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The Treasure Seeker & the Oyster Farmer

Ordinary Sunday 17, 24 July, 2005
Bishop Graeme Rutherford
Assistant Bishop of Newcastle

In January this year, I was chaplain to a group of some 50 mainly 16 and 17 year old students from five Australian Grammar Schools on a pilgrimage to Calcutta. For 10 days we were assigned to work in the homes run by the Sisters of Charity, Mother Teresa's nuns, and also the famous Rainbow school for homeless children run by a formidable Irish Loreto Nun, Sr Cyril, (known as the 2nd Mother Teresa of Calcutta).

Each day began at 5:30am with the Office of Vigils and Mass in the Mother House Church, followed by breakfast in the Convent courtyard. After that, the students and volunteers set to off Homes scattered throughout the city.

I had been assigned to work at Kalighat, the Home for the destitute and dying, the oldest and best known of Mother Teresa's homes. Situated next door to a large Hindu Temple, it is in one of the most congested places in Calcutta. Walking there at daybreak, I witnessed people performing their morning ablutions at pumps on the streets; people drinking water from the gutter; cooking their meals on the curbside and urinating on the footpath.

Malnutrition underlies nearly every disease in Kalighat, with tuberculosis, dysentery, malaria, internal parasites and lice being common. I must confess I found the experience quite confronting when I first entered the darkened men's ward, and saw people so emaciated, and smelt a mixture of strong disinfectant and other more unpleasant odours.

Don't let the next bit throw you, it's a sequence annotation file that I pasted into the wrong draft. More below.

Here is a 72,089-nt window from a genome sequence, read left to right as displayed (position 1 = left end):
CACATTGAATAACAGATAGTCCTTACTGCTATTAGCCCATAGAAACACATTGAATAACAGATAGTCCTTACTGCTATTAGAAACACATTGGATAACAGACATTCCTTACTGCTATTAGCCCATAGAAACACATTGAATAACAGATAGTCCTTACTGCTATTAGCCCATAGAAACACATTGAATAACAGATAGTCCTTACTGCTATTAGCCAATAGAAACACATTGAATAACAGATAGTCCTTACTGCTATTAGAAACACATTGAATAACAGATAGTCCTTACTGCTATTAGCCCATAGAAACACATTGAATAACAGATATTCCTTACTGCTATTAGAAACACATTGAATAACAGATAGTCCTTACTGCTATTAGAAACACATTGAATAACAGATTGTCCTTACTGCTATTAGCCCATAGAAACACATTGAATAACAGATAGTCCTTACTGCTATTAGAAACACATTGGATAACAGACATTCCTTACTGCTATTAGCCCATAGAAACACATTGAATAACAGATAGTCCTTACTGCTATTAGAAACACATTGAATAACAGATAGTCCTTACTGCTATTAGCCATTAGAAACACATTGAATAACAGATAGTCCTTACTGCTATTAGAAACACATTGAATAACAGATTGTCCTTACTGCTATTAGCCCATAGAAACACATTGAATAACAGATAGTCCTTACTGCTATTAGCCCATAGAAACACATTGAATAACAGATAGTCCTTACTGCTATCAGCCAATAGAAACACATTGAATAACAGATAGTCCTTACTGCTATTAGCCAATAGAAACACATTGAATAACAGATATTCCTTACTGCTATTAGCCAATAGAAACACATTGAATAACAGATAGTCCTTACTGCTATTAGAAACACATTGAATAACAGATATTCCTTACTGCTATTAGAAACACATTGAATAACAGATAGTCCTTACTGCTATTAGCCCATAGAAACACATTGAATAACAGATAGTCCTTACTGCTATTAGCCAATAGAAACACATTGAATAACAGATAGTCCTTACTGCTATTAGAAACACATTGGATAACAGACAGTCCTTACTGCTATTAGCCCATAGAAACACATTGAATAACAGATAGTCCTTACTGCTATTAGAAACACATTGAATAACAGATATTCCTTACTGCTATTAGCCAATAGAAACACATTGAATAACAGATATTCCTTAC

As I worked in that place alongside the Sisters and young volunteers, many from Europe who return each year, to help feed and bathe the patients, I was tremendously moved by their sacrificial commitment. They do not come for a holiday. They come to pray early each day, and then, to work. There in no natural beauty to see or buildings of great architectural or cultural interest. There is just noise and pollution and health hazards.

Later in London, we met with Archbishop Rowan Williams at Lambeth Palace. When the students asked him about the poverty and suffering we had personally witnessed in Calcutta, he said, 'we don't have to have the answers to suffering before we extend a helping hand. Most of the people who work among the suffering, live with the big questions unanswered. The big questions are still there. But they get on with the next thing, in practical care'.

Above all else, what struck me up close and personally on that pilgrimage was the spirit of sacrificial, practical care – small actions like washing dishes; laundering blankets; spoon-feeding and toileting patients – small actions, like 'giving a cup of cold water in Jesus' name'.

One of my responsibilities in the Diocese of Newcastle is to interview those who feel they have a vocation to the ordained ministry. It is a ministry I had also in this diocese as an Examining Chaplain. Invariably each year, there are enquiries from successful business people who apply to the diocese for ordination, turning aside from their lucrative careers, in several instances selling their homes or businesses and moving with spouses and children into comparatively cramped college apartments, and doing so because of a profound sense of the call of God on their lives. Nor do they expect to return to their former standard of living after completing their theological training. Ministry for them implies considerable sacrifice.